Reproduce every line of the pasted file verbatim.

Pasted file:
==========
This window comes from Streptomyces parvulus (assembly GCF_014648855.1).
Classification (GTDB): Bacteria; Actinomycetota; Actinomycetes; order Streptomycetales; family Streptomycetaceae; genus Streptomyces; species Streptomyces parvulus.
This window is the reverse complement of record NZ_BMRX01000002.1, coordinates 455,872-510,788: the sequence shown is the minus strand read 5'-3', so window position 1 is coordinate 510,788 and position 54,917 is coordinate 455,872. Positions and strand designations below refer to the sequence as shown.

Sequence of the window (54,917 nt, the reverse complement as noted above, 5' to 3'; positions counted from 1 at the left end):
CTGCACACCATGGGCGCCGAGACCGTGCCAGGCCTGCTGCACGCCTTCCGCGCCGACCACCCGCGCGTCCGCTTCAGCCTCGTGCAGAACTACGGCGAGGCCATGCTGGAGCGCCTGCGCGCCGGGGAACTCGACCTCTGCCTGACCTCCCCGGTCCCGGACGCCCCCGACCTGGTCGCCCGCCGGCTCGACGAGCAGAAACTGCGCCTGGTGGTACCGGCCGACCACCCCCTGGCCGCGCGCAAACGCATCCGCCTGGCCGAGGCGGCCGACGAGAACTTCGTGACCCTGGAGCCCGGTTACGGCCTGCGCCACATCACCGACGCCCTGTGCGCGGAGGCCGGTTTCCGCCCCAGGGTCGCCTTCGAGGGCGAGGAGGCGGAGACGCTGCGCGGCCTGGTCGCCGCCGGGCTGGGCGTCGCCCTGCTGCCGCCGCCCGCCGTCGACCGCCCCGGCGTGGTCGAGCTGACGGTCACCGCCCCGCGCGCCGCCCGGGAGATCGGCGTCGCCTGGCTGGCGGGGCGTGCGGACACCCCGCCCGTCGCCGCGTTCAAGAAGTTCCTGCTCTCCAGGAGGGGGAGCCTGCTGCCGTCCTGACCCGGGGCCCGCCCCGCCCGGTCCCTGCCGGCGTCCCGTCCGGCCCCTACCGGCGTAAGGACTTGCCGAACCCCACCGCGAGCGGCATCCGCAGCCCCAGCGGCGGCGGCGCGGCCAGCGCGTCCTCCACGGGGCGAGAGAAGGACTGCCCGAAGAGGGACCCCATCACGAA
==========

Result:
This window comes from Streptomyces parvulus (assembly GCF_014648855.1).
Classification (GTDB): Bacteria; Actinomycetota; Actinomycetes; order Streptomycetales; family Streptomycetaceae; genus Streptomyces; species Streptomyces parvulus.
This window is the reverse complement of record NZ_BMRX01000002.1, coordinates 455,872-510,788: the sequence shown is the minus strand read 5'-3', so window position 1 is coordinate 510,788 and position 54,917 is coordinate 455,872. Positions and strand designations below refer to the sequence as shown.

Sequence of the window (54,917 nt, the reverse complement as noted above, 5' to 3'; positions counted from 1 at the left end):
CTGCACACCATGGGCGCCGAGACCGTGCCAGGCCTGCTGCACGCCTTCCGCGCCGACCACCCGCGCGTCCGCTTCAGCCTCGTGCAGAACTACGGCGAGGCCATGCTGGAGCGCCTGCGCGCCGGGGAACTCGACCTCTGCCTGACCTCCCCGGTCCCGGACGCCCCCGACCTGGTCGCCCGCCGGCTCGACGAGCAGAAACTGCGCCTGGTGGTACCGGCCGACCACCCCCTGGCCGCGCGCAAACGCATCCGCCTGGCCGAGGCGGCCGACGAGAACTTCGTGACCCTGGAGCCCGGTTACGGCCTGCGCCACATCACCGACGCCCTGTGCGCGGAGGCCGGTTTCCGCCCCAGGGTCGCCTTCGAGGGCGAGGAGGCGGAGACGCTGCGCGGCCTGGTCGCCGCCGGGCTGGGCGTCGCCCTGCTGCCGCCGCCCGCCGTCGACCGCCCCGGCGTGGTCGAGCTGACGGTCACCGCCCCGCGCGCCGCCCGGGAGATCGGCGTCGCCTGGCTGGCGGGGCGTGCGGACACCCCGCCCGTCGCCGCGTTCAAGAAGTTCCTGCTCTCCAGGAGGGGGAGCCTGCTGCCGTCCTGACCCGGGGCCCGCCCCGCCCGGTCCCTGCCGGCGTCCCGTCCGGCCCCTACCGGCGTAAGGACTTGCCGAACCCCACCGCGAGCGGCATCCGCAGCCCCAGCGGCGGCGGCGCGGCCAGCGCGTCCTCCACGGGGCGAGAGAAGGACTGCCCGAAGAGGGACCCCATCACGAA